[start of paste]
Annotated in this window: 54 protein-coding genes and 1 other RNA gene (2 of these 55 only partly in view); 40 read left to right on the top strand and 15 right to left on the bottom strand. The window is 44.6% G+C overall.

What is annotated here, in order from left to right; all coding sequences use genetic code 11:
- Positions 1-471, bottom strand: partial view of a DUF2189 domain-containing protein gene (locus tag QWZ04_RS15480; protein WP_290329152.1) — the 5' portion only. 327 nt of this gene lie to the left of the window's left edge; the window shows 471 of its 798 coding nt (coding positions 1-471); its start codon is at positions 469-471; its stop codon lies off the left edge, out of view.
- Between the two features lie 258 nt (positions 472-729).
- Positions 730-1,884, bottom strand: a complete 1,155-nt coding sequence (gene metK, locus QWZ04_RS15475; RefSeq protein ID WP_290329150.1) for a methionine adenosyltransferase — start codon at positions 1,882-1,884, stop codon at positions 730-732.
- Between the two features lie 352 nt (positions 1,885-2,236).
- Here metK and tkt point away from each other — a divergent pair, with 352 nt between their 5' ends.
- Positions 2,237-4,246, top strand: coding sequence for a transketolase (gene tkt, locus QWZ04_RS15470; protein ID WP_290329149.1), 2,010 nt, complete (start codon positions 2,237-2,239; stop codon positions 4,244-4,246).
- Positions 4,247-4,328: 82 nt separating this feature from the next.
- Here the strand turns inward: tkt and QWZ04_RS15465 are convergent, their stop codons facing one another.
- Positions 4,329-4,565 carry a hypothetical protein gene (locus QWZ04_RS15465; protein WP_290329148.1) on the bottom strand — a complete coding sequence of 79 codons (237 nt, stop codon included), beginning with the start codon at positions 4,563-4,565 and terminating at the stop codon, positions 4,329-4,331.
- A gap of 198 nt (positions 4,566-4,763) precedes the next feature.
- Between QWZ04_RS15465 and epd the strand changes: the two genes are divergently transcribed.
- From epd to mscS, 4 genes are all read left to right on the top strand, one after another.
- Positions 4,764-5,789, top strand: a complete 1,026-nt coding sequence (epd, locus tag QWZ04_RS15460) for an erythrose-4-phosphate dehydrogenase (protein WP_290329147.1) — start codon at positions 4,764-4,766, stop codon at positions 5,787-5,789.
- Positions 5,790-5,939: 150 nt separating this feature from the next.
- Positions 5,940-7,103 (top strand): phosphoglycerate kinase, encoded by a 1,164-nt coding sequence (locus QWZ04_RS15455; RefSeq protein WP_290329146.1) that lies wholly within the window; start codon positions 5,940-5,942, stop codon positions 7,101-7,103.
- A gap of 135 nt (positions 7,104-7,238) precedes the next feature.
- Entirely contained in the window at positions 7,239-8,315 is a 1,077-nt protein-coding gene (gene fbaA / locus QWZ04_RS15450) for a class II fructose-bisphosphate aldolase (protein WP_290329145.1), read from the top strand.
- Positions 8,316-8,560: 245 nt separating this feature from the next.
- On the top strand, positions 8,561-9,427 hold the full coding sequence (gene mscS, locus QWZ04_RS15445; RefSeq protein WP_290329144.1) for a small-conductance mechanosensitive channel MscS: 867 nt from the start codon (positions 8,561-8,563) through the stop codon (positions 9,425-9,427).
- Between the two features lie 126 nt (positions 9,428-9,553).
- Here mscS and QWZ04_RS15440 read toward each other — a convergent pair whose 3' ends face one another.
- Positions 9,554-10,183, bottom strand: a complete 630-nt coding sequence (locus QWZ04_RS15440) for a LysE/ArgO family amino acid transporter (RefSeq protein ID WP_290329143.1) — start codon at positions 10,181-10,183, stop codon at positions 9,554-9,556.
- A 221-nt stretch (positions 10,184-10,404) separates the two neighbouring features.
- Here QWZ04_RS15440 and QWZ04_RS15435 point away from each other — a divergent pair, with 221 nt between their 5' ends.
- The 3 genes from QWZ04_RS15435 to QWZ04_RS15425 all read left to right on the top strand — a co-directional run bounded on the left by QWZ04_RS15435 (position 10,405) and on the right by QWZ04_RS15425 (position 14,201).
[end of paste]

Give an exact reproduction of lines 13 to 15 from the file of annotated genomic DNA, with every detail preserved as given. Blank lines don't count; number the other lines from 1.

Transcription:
- Between QWZ04_RS15465 and epd the strand changes: the two genes are divergently transcribed.
- From epd to mscS, 4 genes are all read left to right on the top strand, one after another.
- Positions 4,764-5,789, top strand: a complete 1,026-nt coding sequence (epd, locus tag QWZ04_RS15460) for an erythrose-4-phosphate dehydrogenase (protein WP_290329147.1) — start codon at positions 4,764-4,766, stop codon at positions 5,787-5,789.